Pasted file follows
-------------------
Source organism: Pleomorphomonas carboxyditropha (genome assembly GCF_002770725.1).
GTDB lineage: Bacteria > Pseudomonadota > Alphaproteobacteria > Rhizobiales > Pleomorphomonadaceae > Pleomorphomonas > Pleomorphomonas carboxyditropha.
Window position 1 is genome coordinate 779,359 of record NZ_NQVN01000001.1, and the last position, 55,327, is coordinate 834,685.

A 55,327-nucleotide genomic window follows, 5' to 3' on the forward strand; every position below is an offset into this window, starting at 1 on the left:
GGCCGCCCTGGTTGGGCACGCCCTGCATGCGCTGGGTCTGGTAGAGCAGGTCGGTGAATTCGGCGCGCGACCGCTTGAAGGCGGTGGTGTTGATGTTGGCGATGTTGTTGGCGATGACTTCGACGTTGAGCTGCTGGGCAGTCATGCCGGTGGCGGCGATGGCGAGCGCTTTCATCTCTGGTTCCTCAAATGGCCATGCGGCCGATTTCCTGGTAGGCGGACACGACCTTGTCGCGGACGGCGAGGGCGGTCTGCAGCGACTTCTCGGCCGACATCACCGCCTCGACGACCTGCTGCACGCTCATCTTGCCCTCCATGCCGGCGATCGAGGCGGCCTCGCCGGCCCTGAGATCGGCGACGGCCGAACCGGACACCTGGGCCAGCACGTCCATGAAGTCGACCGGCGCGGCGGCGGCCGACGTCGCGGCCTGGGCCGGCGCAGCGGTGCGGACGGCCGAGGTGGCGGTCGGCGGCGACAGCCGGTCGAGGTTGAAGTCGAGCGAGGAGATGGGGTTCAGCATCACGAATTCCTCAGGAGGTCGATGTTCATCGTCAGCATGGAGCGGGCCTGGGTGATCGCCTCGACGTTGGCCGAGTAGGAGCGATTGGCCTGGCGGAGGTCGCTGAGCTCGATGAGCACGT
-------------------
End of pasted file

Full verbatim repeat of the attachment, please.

Source organism: Pleomorphomonas carboxyditropha (genome assembly GCF_002770725.1).
GTDB lineage: Bacteria > Pseudomonadota > Alphaproteobacteria > Rhizobiales > Pleomorphomonadaceae > Pleomorphomonas > Pleomorphomonas carboxyditropha.
Window position 1 is genome coordinate 779,359 of record NZ_NQVN01000001.1, and the last position, 55,327, is coordinate 834,685.

A 55,327-nucleotide genomic window follows, 5' to 3' on the forward strand; every position below is an offset into this window, starting at 1 on the left:
GGCCGCCCTGGTTGGGCACGCCCTGCATGCGCTGGGTCTGGTAGAGCAGGTCGGTGAATTCGGCGCGCGACCGCTTGAAGGCGGTGGTGTTGATGTTGGCGATGTTGTTGGCGATGACTTCGACGTTGAGCTGCTGGGCAGTCATGCCGGTGGCGGCGATGGCGAGCGCTTTCATCTCTGGTTCCTCAAATGGCCATGCGGCCGATTTCCTGGTAGGCGGACACGACCTTGTCGCGGACGGCGAGGGCGGTCTGCAGCGACTTCTCGGCCGACATCACCGCCTCGACGACCTGCTGCACGCTCATCTTGCCCTCCATGCCGGCGATCGAGGCGGCCTCGCCGGCCCTGAGATCGGCGACGGCCGAACCGGACACCTGGGCCAGCACGTCCATGAAGTCGACCGGCGCGGCGGCGGCCGACGTCGCGGCCTGGGCCGGCGCAGCGGTGCGGACGGCCGAGGTGGCGGTCGGCGGCGACAGCCGGTCGAGGTTGAAGTCGAGCGAGGAGATGGGGTTCAGCATCACGAATTCCTCAGGAGGTCGATGTTCATCGTCAGCATGGAGCGGGCCTGGGTGATCGCCTCGACGTTGGCCGAGTAGGAGCGATTGGCCTGGCGGAGGTCGCTGAGCTCGATGAGCACGT